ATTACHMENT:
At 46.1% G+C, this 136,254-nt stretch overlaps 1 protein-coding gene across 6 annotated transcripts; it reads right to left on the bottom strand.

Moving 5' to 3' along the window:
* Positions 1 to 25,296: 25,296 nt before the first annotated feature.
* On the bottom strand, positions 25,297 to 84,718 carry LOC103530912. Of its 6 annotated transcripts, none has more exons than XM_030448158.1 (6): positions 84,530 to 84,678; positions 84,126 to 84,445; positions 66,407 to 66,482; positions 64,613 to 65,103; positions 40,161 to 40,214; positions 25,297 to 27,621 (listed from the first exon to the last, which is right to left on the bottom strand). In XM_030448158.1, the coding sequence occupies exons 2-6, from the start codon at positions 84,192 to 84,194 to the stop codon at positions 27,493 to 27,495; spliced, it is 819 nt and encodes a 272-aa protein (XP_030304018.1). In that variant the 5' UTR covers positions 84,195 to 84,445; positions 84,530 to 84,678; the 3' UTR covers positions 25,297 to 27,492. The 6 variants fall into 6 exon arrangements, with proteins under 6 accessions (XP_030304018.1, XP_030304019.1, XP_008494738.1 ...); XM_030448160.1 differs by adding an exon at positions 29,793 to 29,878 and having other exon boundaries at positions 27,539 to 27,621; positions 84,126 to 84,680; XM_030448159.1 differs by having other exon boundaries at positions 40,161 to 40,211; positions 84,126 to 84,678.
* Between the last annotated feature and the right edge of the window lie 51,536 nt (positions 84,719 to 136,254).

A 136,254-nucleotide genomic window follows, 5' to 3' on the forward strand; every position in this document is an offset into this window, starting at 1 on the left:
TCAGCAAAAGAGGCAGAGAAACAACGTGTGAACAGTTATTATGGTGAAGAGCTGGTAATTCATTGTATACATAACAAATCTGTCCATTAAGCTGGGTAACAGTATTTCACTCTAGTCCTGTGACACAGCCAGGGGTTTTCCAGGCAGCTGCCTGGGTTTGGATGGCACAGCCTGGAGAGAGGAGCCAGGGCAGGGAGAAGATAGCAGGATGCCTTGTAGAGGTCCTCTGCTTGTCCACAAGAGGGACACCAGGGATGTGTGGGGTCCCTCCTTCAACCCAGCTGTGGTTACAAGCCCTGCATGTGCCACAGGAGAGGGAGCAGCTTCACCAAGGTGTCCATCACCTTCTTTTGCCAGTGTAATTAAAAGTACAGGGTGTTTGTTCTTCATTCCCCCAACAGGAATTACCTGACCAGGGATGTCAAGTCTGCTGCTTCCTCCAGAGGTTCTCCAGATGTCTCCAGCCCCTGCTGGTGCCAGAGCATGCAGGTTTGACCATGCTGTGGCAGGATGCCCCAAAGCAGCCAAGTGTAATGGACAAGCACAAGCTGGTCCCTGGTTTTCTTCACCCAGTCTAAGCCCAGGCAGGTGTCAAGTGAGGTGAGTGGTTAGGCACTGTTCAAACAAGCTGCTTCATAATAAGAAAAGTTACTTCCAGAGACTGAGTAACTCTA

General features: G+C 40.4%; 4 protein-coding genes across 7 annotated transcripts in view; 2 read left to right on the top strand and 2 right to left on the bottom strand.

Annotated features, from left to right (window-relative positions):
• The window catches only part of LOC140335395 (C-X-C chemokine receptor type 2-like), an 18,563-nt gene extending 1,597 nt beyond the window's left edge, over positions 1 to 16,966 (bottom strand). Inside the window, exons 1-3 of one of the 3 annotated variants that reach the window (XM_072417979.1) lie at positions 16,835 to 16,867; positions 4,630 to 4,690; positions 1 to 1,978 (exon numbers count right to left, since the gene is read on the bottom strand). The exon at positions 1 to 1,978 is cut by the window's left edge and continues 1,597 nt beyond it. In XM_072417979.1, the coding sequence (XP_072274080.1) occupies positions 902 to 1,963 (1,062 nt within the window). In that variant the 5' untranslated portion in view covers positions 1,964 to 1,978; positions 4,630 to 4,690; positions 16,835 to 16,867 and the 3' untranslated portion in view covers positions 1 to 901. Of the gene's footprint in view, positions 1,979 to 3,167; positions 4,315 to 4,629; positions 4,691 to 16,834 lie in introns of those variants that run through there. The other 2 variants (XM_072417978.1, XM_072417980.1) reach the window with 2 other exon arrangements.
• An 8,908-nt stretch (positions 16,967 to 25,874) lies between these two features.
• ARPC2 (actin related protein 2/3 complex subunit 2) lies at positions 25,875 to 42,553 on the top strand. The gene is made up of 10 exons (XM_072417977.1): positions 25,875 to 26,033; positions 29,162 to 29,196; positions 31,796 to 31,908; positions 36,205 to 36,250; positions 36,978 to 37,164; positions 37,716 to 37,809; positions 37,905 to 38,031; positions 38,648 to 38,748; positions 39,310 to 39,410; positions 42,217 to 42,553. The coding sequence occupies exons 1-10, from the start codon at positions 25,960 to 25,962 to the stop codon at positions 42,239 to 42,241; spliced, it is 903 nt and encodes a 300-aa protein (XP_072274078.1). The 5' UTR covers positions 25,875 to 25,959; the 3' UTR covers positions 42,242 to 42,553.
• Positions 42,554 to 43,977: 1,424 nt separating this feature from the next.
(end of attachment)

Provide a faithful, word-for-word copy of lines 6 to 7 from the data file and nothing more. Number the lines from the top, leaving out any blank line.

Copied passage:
A 136,254-nucleotide genomic window follows, 5' to 3' on the forward strand; every position in this document is an offset into this window, starting at 1 on the left:
TCAGCAAAAGAGGCAGAGAAACAACGTGTGAACAGTTATTATGGTGAAGAGCTGGTAATTCATTGTATACATAACAAATCTGTCCATTAAGCTGGGTAACAGTATTTCACTCTAGTCCTGTGACACAGCCAGGGGTTTTCCAGGCAGCTGCCTGGGTTTGGATGGCACAGCCTGGAGAGAGGAGCCAGGGCAGGGAGAAGATAGCAGGATGCCTTGTAGAGGTCCTCTGCTTGTCCACAAGAGGGACACCAGGGATGTGTGGGGTCCCTCCTTCAACCCAGCTGTGGTTACAAGCCCTGCATGTGCCACAGGAGAGGGAGCAGCTTCACCAAGGTGTCCATCACCTTCTTTTGCCAGTGTAATTAAAAGTACAGGGTGTTTGTTCTTCATTCCCCCAACAGGAATTACCTGACCAGGGATGTCAAGTCTGCTGCTTCCTCCAGAGGTTCTCCAGATGTCTCCAGCCCCTGCTGGTGCCAGAGCATGCAGGTTTGACCATGCTGTGGCAGGATGCCCCAAAGCAGCCAAGTGTAATGGACAAGCACAAGCTGGTCCCTGGTTTTCTTCACCCAGTCTAAGCCCAGGCAGGTGTCAAGTGAGGTGAGTGGTTAGGCACTGTTCAAACAAGCTGCTTCATAATAAGAAAAGTTACTTCCAGAGACTGAGTAACTCTA